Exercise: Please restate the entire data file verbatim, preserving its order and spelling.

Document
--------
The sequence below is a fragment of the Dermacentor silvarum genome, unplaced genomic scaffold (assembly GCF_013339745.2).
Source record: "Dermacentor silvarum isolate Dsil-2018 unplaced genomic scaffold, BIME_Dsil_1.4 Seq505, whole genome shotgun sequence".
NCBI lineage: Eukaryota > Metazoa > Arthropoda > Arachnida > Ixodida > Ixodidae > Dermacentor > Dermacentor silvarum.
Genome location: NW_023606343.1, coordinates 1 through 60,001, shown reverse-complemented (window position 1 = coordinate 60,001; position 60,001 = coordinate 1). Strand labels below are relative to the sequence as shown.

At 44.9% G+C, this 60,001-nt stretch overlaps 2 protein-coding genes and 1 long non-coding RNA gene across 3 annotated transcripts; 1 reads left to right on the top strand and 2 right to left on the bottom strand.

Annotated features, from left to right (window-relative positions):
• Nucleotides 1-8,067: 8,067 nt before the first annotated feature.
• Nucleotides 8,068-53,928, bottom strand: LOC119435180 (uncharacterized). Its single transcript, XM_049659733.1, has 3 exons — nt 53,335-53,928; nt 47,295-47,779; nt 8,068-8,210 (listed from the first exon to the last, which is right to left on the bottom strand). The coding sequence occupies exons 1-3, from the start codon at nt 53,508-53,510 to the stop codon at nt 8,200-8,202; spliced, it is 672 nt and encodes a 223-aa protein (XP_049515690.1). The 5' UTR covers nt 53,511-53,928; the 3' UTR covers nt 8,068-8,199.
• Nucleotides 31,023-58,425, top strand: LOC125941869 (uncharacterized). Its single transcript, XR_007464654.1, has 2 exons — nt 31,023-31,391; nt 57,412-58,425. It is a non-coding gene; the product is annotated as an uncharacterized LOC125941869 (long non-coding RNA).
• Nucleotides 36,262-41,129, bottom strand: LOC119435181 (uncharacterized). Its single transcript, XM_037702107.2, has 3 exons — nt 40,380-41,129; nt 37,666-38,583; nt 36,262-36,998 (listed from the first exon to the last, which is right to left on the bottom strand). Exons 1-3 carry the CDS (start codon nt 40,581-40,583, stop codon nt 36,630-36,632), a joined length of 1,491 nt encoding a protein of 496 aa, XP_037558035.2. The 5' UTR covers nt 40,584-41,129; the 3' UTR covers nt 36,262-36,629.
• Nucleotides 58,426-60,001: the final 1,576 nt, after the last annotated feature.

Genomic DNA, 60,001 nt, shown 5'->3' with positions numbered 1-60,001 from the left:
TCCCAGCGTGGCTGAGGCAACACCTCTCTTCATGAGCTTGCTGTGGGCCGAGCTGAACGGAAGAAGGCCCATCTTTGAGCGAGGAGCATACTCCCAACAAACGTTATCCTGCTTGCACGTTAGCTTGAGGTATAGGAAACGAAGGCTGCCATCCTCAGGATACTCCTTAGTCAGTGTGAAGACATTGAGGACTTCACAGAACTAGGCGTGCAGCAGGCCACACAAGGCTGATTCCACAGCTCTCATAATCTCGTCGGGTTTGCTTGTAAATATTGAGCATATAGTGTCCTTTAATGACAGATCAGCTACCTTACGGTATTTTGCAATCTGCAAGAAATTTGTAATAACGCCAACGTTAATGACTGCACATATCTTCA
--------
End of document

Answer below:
The sequence below is a fragment of the Dermacentor silvarum genome, unplaced genomic scaffold (assembly GCF_013339745.2).
Source record: "Dermacentor silvarum isolate Dsil-2018 unplaced genomic scaffold, BIME_Dsil_1.4 Seq505, whole genome shotgun sequence".
NCBI lineage: Eukaryota > Metazoa > Arthropoda > Arachnida > Ixodida > Ixodidae > Dermacentor > Dermacentor silvarum.
Genome location: NW_023606343.1, coordinates 1 through 60,001, shown reverse-complemented (window position 1 = coordinate 60,001; position 60,001 = coordinate 1). Strand labels below are relative to the sequence as shown.

At 44.9% G+C, this 60,001-nt stretch overlaps 2 protein-coding genes and 1 long non-coding RNA gene across 3 annotated transcripts; 1 reads left to right on the top strand and 2 right to left on the bottom strand.

Annotated features, from left to right (window-relative positions):
• Nucleotides 1-8,067: 8,067 nt before the first annotated feature.
• Nucleotides 8,068-53,928, bottom strand: LOC119435180 (uncharacterized). Its single transcript, XM_049659733.1, has 3 exons — nt 53,335-53,928; nt 47,295-47,779; nt 8,068-8,210 (listed from the first exon to the last, which is right to left on the bottom strand). The coding sequence occupies exons 1-3, from the start codon at nt 53,508-53,510 to the stop codon at nt 8,200-8,202; spliced, it is 672 nt and encodes a 223-aa protein (XP_049515690.1). The 5' UTR covers nt 53,511-53,928; the 3' UTR covers nt 8,068-8,199.
• Nucleotides 31,023-58,425, top strand: LOC125941869 (uncharacterized). Its single transcript, XR_007464654.1, has 2 exons — nt 31,023-31,391; nt 57,412-58,425. It is a non-coding gene; the product is annotated as an uncharacterized LOC125941869 (long non-coding RNA).
• Nucleotides 36,262-41,129, bottom strand: LOC119435181 (uncharacterized). Its single transcript, XM_037702107.2, has 3 exons — nt 40,380-41,129; nt 37,666-38,583; nt 36,262-36,998 (listed from the first exon to the last, which is right to left on the bottom strand). Exons 1-3 carry the CDS (start codon nt 40,581-40,583, stop codon nt 36,630-36,632), a joined length of 1,491 nt encoding a protein of 496 aa, XP_037558035.2. The 5' UTR covers nt 40,584-41,129; the 3' UTR covers nt 36,262-36,629.
• Nucleotides 58,426-60,001: the final 1,576 nt, after the last annotated feature.

Genomic DNA, 60,001 nt, shown 5'->3' with positions numbered 1-60,001 from the left:
TCCCAGCGTGGCTGAGGCAACACCTCTCTTCATGAGCTTGCTGTGGGCCGAGCTGAACGGAAGAAGGCCCATCTTTGAGCGAGGAGCATACTCCCAACAAACGTTATCCTGCTTGCACGTTAGCTTGAGGTATAGGAAACGAAGGCTGCCATCCTCAGGATACTCCTTAGTCAGTGTGAAGACATTGAGGACTTCACAGAACTAGGCGTGCAGCAGGCCACACAAGGCTGATTCCACAGCTCTCATAATCTCGTCGGGTTTGCTTGTAAATATTGAGCATATAGTGTCCTTTAATGACAGATCAGCTACCTTACGGTATTTTGCAATCTGCAAGAAATTTGTAATAACGCCAACGTTAATGACTGCACATATCTTCA